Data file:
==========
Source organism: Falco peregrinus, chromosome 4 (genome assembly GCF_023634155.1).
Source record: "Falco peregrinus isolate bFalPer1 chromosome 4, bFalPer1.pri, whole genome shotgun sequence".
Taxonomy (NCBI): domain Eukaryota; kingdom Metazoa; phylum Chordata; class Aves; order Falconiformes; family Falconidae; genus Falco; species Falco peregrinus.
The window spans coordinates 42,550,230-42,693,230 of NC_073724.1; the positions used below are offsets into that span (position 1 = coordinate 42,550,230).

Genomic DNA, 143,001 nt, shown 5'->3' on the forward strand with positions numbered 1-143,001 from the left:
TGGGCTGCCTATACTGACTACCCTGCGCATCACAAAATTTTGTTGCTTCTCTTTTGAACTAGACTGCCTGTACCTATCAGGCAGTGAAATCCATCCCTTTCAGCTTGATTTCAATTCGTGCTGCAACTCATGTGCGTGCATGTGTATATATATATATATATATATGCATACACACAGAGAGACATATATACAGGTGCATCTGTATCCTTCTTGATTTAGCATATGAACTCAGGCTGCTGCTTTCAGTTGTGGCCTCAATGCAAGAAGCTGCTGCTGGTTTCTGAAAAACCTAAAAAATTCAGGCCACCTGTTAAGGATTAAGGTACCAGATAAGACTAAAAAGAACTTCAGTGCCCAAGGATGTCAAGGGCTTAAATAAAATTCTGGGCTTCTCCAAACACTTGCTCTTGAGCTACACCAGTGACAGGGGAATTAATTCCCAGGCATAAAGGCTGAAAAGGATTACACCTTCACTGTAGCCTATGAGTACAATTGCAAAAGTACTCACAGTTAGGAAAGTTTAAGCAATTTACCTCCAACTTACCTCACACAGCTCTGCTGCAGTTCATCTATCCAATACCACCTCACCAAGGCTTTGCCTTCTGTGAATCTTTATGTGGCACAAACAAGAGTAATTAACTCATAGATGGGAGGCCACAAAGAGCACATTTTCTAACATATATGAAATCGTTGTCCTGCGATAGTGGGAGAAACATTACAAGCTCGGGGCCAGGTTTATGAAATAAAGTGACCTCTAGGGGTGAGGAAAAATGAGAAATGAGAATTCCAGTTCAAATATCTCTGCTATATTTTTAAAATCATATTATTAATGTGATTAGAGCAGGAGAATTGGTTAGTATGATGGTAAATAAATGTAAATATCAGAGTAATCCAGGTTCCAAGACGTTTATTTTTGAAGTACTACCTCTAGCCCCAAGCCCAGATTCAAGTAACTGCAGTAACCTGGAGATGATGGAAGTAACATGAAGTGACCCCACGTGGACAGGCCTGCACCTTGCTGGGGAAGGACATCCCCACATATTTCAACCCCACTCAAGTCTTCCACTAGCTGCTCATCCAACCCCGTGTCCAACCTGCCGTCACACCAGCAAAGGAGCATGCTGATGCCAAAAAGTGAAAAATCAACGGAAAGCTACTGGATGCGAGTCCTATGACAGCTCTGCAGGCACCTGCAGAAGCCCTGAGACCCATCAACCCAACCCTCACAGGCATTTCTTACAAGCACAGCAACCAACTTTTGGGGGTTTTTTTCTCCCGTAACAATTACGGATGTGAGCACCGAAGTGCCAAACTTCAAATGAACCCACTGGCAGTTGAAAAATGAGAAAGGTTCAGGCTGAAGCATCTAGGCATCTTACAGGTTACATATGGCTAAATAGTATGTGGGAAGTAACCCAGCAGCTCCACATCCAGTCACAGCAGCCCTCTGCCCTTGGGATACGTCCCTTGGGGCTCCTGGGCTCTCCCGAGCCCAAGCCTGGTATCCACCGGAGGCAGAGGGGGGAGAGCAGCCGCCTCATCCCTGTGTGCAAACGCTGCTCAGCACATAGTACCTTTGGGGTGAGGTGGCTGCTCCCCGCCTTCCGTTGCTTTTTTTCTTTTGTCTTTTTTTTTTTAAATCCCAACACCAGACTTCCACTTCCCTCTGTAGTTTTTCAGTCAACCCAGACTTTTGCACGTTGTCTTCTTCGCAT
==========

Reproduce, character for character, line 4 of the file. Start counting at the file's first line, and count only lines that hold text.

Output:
The window spans coordinates 42,550,230-42,693,230 of NC_073724.1; the positions used below are offsets into that span (position 1 = coordinate 42,550,230).